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Bobby Moore & The Rhythm Aces

Searching For My Love

Bobby Moore & The Rhythm Aces

Searching For My Love

 

Leonard Chess initiated a mutually beneficial relationship with Rick Hall's Fame Studios in Muscle Shoals with this #7 R&B hit, a #27 pop seller. Tenor sax-blowing bandleader Bobby Moore wasn't the Rhythm Aces' primary singer; that honor went to guitarist Chico Jenkins. The rest of the band consisted of alto saxist Larry Moore, guitarist Marion Sledge, organist Clifford Laws, bassist Joe Frank, and drummer John Baldwin, Jr.

The New Orleans-born Moore formed the first edition of the Rhythm Aces in 1952 at Fort Benning, Georgia while in the Army. In 1961, he put together a new group by the same name in Montgomery, Alabama. As their reputation grew, the Rhythm Aces played locally behind Sam Cooke, Otis Redding, Etta James, and Wilson Pickett. Montgomery wasn't far from where Hall had set up shop to define the emerging Muscle Shoals sound with his hit productions on Arthur Alexander (1962'sYou Better Move On) and Jimmy Hughes (Steal Away in 1964 for Hall's Fame label). The Rhythm Aces struck paydirt at their first visit to Fame in late '65.

Jimmy Johnson, Fame's resident session guitarist, engineered Searching For My Love, which Moore wrote. It was a self-contained band, and they all came up in one 1955 blue Buick,” says Jimmy. ”They had the bass drum and a lot of stuff on the top of the car. I do not know how they got everything in there.” Once they got all that gear unloaded and tuned up, the Rhythm Aces delivered an outstanding performance on the easy-surging mid-tempo theme, Jenkins' plaintive, soul-drenched vocal soaring atop Laws' organ cushion and Bobby's gently insistent horn (Moore ostensibly doubles as one of the harmony singers).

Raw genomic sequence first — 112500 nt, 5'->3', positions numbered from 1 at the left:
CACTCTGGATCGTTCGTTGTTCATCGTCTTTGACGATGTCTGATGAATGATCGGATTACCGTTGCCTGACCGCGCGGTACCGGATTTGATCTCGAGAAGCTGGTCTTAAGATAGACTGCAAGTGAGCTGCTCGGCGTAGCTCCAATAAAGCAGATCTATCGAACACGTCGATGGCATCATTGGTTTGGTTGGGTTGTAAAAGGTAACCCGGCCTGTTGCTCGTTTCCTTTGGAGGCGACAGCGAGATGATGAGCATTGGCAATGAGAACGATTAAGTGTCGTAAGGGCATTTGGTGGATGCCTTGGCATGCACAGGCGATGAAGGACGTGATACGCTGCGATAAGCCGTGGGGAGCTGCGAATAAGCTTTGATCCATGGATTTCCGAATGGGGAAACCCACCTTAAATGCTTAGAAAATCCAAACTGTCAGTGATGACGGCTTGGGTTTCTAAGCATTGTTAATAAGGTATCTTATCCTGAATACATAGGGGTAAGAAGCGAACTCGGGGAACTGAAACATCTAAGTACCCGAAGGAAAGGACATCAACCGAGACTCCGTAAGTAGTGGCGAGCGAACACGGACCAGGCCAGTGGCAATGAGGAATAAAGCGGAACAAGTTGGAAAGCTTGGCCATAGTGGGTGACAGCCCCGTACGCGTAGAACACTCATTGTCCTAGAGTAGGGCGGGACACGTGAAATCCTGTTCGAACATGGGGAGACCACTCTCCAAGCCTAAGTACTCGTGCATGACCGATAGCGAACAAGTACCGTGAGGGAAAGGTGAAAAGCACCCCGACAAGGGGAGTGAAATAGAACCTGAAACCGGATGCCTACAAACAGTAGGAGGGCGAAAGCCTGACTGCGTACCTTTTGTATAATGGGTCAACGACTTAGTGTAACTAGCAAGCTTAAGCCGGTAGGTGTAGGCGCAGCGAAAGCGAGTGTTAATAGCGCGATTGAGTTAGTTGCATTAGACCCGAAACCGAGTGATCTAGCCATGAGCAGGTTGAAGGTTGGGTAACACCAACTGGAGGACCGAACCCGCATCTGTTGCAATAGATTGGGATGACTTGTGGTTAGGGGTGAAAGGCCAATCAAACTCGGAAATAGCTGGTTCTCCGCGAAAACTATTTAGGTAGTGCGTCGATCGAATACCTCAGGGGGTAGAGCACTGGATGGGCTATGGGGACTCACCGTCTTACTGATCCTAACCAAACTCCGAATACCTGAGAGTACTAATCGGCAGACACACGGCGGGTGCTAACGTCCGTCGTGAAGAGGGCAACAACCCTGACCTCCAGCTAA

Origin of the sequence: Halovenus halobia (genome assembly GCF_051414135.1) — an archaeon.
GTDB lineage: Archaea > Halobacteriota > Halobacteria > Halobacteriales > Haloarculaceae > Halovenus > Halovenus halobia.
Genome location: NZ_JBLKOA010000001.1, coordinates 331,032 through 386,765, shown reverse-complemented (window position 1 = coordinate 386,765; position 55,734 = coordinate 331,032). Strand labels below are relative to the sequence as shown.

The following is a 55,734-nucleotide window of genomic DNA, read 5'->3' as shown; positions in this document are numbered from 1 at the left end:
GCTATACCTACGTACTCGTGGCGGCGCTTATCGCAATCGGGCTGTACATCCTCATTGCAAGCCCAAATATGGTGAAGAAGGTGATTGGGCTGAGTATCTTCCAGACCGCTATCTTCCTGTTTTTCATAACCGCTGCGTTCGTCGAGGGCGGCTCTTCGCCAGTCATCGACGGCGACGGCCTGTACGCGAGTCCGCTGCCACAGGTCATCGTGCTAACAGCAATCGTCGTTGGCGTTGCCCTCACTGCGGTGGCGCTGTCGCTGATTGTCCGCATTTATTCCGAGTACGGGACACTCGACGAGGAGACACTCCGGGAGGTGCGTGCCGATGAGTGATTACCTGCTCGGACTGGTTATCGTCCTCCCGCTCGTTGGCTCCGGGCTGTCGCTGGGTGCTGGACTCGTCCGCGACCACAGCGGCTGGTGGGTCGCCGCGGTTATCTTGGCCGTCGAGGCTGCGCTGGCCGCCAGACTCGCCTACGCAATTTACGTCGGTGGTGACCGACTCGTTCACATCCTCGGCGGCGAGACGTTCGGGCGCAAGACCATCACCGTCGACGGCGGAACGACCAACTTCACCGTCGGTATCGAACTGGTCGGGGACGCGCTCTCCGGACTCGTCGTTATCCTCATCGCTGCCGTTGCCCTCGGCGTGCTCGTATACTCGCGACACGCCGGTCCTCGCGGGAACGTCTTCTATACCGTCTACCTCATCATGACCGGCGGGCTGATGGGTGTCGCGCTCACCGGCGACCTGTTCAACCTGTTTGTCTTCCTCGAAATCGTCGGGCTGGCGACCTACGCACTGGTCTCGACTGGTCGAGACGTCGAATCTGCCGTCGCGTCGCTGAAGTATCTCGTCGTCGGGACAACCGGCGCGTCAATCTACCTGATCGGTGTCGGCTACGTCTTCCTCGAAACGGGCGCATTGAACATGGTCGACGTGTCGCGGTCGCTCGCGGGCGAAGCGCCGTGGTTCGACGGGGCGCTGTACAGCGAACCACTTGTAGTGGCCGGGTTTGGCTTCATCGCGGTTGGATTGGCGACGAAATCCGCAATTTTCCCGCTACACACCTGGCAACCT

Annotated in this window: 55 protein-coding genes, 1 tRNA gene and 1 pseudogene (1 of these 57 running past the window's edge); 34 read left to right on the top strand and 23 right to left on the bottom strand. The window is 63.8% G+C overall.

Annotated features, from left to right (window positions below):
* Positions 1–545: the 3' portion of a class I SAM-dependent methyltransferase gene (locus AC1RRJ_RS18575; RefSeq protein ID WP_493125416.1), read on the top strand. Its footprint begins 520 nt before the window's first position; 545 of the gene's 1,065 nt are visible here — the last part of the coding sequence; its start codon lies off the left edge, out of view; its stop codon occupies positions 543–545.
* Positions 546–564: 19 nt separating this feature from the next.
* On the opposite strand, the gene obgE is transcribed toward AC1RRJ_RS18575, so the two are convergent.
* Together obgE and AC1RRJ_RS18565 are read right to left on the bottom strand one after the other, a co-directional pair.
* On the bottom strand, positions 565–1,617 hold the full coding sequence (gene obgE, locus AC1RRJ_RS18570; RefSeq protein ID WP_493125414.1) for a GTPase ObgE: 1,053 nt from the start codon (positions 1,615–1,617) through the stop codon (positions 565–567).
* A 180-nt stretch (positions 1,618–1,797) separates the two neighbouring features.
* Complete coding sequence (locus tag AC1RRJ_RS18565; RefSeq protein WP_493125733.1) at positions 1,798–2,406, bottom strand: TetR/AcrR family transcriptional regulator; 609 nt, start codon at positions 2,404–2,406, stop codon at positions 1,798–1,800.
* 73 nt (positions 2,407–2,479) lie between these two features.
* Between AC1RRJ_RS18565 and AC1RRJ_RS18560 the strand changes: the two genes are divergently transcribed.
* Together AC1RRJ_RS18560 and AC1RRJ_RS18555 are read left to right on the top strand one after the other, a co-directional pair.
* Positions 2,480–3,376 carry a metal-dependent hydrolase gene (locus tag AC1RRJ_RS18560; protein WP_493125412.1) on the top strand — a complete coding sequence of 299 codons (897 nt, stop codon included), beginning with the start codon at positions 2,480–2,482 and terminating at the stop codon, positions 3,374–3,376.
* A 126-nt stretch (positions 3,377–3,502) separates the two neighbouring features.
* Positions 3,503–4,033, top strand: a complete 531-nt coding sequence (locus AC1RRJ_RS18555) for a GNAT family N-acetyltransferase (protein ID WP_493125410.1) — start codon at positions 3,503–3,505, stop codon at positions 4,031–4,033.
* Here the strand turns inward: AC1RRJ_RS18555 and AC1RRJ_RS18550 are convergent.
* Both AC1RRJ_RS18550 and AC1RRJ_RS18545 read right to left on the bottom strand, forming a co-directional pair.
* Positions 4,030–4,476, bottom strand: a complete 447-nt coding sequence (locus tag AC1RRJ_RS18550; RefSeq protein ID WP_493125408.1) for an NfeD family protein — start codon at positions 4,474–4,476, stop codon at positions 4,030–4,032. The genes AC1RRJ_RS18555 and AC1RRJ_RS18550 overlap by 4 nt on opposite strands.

Moore and Jenkins lip-synched their smash in front of the Huntsville, Alabama Community Center on the Dick Clark-helmed ABC-TV program 'Where the Action Is' minus the rest of the band; surrounded by an integrated gaggle of casually attired teens, their classy stage uniforms, complete with bowties, looked a tad out of place. Checker issued a splendid album named after the hit (instead of placing a photo of the band on its cover, Checker chose a shot of a pretty lady taken by house shutterbug Don Bronstein). The group's late '66 Moore-penned encore Try My Love Again, in the same groove as Searching, cracked the R&B Top 40. The more upbeat Chained To Your Heart was their last Checker chart entry during the summer of '67.

Despite numerous personnel changes over the decades, Bobby Moore & The Rhythm Aces never stopped playing fraternity bashes and local dances. He was still going strong around Montgomery prior to his death at age 75 on February 1, 2006. 

 

- Bill Dahl -

Various - Sweet Soul Music

Various - Sweet Soul Music 29 Scorching Classics From 1966

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TEUKKA & THE RHYTHM ACES: Soita, Ettae Tuun - Papersleeve Single
Art-Nr.: CDGRS608
 

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